Well, it was just installed a few weeks ago - hasn't seen a whole lot of use yet, so not too many experiences on which to base an opinion.
A single run costs ~$400 (an order of magnitude less than an Illumina Hi-Seq run!), but only gets you 10-20 million bases of sequence. (A human genome has ~3 billion bases, and you need ~10-fold coverage to make sure you get each base. In the Nature paper, they sequenced Gordon Moore's genome - and it took about 1000 chips to do it.) There's some talk of using it to QA libraries before a Hi-Seq run - for $400, I think that makes a whole lot of sense.
I'm not sure that talking about Illumina approaching the magical $1000 genome is quite on target, either. The other thing most people don't talk about is read length - an Illumina run will get you enough sequence, but it's only in 50-100 base chunks. Reassembling an entire 3 billion base genome (6 billion if you consider both haplotypes!) is either extremely difficult, or actually theoretically impossible, depending on who you ask.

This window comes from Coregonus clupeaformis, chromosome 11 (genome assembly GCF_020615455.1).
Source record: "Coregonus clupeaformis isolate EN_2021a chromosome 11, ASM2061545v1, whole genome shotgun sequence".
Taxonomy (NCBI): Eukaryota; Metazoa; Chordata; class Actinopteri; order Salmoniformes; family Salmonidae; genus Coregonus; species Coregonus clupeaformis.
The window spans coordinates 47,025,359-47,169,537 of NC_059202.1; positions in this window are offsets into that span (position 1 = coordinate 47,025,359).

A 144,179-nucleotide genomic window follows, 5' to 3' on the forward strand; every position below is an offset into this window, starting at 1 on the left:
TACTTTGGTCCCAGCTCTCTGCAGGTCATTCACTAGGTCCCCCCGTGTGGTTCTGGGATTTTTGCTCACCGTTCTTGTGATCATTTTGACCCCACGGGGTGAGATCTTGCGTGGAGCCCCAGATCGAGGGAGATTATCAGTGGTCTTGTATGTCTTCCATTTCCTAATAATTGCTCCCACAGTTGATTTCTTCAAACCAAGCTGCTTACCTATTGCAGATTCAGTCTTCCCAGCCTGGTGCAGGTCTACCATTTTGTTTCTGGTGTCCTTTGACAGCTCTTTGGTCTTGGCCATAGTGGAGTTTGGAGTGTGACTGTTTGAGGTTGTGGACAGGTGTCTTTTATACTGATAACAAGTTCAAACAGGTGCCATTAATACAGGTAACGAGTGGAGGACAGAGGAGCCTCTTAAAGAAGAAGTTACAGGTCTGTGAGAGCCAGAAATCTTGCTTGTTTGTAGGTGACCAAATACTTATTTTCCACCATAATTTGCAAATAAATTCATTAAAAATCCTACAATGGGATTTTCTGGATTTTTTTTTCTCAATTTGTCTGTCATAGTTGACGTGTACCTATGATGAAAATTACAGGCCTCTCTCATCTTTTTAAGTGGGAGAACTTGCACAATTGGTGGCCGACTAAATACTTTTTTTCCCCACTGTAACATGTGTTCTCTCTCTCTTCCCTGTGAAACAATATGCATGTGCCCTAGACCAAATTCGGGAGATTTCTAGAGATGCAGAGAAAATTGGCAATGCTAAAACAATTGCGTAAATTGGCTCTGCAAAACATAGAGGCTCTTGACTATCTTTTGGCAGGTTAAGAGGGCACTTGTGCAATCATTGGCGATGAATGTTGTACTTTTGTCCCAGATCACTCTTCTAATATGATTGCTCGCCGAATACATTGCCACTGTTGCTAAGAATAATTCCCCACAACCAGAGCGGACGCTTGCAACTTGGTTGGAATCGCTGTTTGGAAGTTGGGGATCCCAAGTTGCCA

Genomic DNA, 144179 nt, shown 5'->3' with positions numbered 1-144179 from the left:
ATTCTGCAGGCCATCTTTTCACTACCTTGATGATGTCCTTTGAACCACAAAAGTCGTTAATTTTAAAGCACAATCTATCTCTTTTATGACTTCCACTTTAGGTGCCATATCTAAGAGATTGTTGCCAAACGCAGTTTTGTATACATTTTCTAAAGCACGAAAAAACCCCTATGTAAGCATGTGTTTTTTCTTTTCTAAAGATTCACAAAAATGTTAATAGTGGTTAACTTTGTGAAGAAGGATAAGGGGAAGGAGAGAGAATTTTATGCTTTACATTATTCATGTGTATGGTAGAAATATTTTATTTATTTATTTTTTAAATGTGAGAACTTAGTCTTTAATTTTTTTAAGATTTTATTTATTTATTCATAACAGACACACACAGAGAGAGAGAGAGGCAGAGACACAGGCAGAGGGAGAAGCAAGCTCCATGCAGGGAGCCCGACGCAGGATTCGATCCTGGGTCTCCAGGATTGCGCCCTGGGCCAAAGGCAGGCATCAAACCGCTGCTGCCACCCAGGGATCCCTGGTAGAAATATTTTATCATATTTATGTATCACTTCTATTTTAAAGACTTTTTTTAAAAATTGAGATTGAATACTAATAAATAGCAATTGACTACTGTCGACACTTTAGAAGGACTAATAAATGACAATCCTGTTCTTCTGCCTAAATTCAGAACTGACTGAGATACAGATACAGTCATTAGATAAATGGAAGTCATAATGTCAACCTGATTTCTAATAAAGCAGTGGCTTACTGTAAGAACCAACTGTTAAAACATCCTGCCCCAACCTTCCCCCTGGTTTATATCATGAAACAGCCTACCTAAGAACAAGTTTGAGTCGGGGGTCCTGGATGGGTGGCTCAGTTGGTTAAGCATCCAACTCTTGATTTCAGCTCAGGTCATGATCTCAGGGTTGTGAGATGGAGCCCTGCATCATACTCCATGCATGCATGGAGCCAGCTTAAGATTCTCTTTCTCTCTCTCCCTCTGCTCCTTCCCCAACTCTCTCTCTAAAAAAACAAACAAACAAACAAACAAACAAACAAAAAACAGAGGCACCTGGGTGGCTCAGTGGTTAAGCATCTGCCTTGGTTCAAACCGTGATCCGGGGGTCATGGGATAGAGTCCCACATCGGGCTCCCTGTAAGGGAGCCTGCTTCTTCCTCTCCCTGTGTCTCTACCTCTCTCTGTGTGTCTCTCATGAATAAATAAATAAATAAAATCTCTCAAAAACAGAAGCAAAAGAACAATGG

The $1000 genome X-prize is to sequence a single genome, for $1000, in one week, to the quality standards of the original Human Genome Project (1 error in 1000 bases, IIRC). To do that, you're going to need long-range sequence data. I think that the nanopore sequencing approaches, that read a single piece of DNA for hundreds of thousands of bases at a stretch, have a much better shot at getting there in the next few years.
The other interesting thing about the Ion Torrent PGM is that the magic happens on the disposable chip - and that can be upgraded without the rest of the machine (sensor interface, fluidics) changing. The next generation of chips is spec'ed to produce 10x as much sequence, and it's already sampling at early access laboratories like Baylor and MIT.